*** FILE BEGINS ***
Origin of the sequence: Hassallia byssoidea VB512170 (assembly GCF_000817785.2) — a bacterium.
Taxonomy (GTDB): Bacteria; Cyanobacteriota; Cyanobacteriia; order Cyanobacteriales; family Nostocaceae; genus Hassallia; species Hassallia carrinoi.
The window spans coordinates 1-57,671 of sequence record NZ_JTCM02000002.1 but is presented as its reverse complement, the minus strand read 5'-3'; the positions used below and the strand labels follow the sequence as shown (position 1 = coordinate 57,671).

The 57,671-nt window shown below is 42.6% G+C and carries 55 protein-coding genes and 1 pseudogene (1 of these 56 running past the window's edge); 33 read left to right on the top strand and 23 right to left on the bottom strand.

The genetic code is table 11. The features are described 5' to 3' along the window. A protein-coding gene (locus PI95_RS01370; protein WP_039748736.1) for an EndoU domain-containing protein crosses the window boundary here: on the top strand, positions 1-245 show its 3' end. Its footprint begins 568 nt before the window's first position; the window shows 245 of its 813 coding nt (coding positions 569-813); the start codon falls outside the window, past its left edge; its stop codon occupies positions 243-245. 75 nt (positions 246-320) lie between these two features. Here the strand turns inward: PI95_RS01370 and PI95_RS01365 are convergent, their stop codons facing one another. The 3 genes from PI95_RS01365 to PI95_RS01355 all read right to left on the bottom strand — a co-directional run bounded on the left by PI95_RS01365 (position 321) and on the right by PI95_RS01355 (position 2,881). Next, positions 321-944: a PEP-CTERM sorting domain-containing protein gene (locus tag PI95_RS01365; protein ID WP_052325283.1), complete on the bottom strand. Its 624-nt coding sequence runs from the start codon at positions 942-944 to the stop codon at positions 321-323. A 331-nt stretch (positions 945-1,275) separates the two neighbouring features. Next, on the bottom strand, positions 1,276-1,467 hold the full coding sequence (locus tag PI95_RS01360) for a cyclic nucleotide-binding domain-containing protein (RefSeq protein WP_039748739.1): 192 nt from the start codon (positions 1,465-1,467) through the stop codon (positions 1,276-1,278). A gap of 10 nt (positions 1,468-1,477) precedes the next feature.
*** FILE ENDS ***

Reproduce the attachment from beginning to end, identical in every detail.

Origin of the sequence: Hassallia byssoidea VB512170 (assembly GCF_000817785.2) — a bacterium.
Taxonomy (GTDB): Bacteria; Cyanobacteriota; Cyanobacteriia; order Cyanobacteriales; family Nostocaceae; genus Hassallia; species Hassallia carrinoi.
The window spans coordinates 1-57,671 of sequence record NZ_JTCM02000002.1 but is presented as its reverse complement, the minus strand read 5'-3'; the positions used below and the strand labels follow the sequence as shown (position 1 = coordinate 57,671).

The 57,671-nt window shown below is 42.6% G+C and carries 55 protein-coding genes and 1 pseudogene (1 of these 56 running past the window's edge); 33 read left to right on the top strand and 23 right to left on the bottom strand.

The genetic code is table 11. The features are described 5' to 3' along the window. A protein-coding gene (locus PI95_RS01370; protein WP_039748736.1) for an EndoU domain-containing protein crosses the window boundary here: on the top strand, positions 1-245 show its 3' end. Its footprint begins 568 nt before the window's first position; the window shows 245 of its 813 coding nt (coding positions 569-813); the start codon falls outside the window, past its left edge; its stop codon occupies positions 243-245. 75 nt (positions 246-320) lie between these two features. Here the strand turns inward: PI95_RS01370 and PI95_RS01365 are convergent, their stop codons facing one another. The 3 genes from PI95_RS01365 to PI95_RS01355 all read right to left on the bottom strand — a co-directional run bounded on the left by PI95_RS01365 (position 321) and on the right by PI95_RS01355 (position 2,881). Next, positions 321-944: a PEP-CTERM sorting domain-containing protein gene (locus tag PI95_RS01365; protein ID WP_052325283.1), complete on the bottom strand. Its 624-nt coding sequence runs from the start codon at positions 942-944 to the stop codon at positions 321-323. A 331-nt stretch (positions 945-1,275) separates the two neighbouring features. Next, on the bottom strand, positions 1,276-1,467 hold the full coding sequence (locus tag PI95_RS01360) for a cyclic nucleotide-binding domain-containing protein (RefSeq protein WP_039748739.1): 192 nt from the start codon (positions 1,465-1,467) through the stop codon (positions 1,276-1,278). A gap of 10 nt (positions 1,468-1,477) precedes the next feature.